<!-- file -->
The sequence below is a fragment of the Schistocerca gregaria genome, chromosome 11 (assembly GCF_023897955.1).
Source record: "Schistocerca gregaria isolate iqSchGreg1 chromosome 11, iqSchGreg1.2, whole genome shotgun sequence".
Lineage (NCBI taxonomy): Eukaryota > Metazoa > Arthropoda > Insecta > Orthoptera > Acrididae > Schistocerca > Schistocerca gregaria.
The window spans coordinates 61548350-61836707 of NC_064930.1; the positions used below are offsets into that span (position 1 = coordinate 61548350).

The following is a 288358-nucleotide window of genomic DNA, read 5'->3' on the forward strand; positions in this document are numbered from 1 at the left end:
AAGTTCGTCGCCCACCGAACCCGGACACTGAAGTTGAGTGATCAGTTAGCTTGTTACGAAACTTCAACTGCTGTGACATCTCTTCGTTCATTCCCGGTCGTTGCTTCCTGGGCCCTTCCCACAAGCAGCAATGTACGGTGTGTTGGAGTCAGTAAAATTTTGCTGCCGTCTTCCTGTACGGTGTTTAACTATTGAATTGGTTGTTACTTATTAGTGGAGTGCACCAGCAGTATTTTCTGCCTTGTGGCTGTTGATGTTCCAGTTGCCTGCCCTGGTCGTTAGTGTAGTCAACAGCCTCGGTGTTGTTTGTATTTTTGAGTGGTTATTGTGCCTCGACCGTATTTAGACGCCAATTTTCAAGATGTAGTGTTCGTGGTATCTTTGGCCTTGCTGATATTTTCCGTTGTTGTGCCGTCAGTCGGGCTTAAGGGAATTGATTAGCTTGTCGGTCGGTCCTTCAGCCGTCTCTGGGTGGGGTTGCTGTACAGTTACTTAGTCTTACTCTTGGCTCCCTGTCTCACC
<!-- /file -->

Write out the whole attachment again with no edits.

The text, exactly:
The sequence below is a fragment of the Schistocerca gregaria genome, chromosome 11 (assembly GCF_023897955.1).
Source record: "Schistocerca gregaria isolate iqSchGreg1 chromosome 11, iqSchGreg1.2, whole genome shotgun sequence".
Lineage (NCBI taxonomy): Eukaryota > Metazoa > Arthropoda > Insecta > Orthoptera > Acrididae > Schistocerca > Schistocerca gregaria.
The window spans coordinates 61548350-61836707 of NC_064930.1; the positions used below are offsets into that span (position 1 = coordinate 61548350).

The following is a 288358-nucleotide window of genomic DNA, read 5'->3' on the forward strand; positions in this document are numbered from 1 at the left end:
AAGTTCGTCGCCCACCGAACCCGGACACTGAAGTTGAGTGATCAGTTAGCTTGTTACGAAACTTCAACTGCTGTGACATCTCTTCGTTCATTCCCGGTCGTTGCTTCCTGGGCCCTTCCCACAAGCAGCAATGTACGGTGTGTTGGAGTCAGTAAAATTTTGCTGCCGTCTTCCTGTACGGTGTTTAACTATTGAATTGGTTGTTACTTATTAGTGGAGTGCACCAGCAGTATTTTCTGCCTTGTGGCTGTTGATGTTCCAGTTGCCTGCCCTGGTCGTTAGTGTAGTCAACAGCCTCGGTGTTGTTTGTATTTTTGAGTGGTTATTGTGCCTCGACCGTATTTAGACGCCAATTTTCAAGATGTAGTGTTCGTGGTATCTTTGGCCTTGCTGATATTTTCCGTTGTTGTGCCGTCAGTCGGGCTTAAGGGAATTGATTAGCTTGTCGGTCGGTCCTTCAGCCGTCTCTGGGTGGGGTTGCTGTACAGTTACTTAGTCTTACTCTTGGCTCCCTGTCTCACC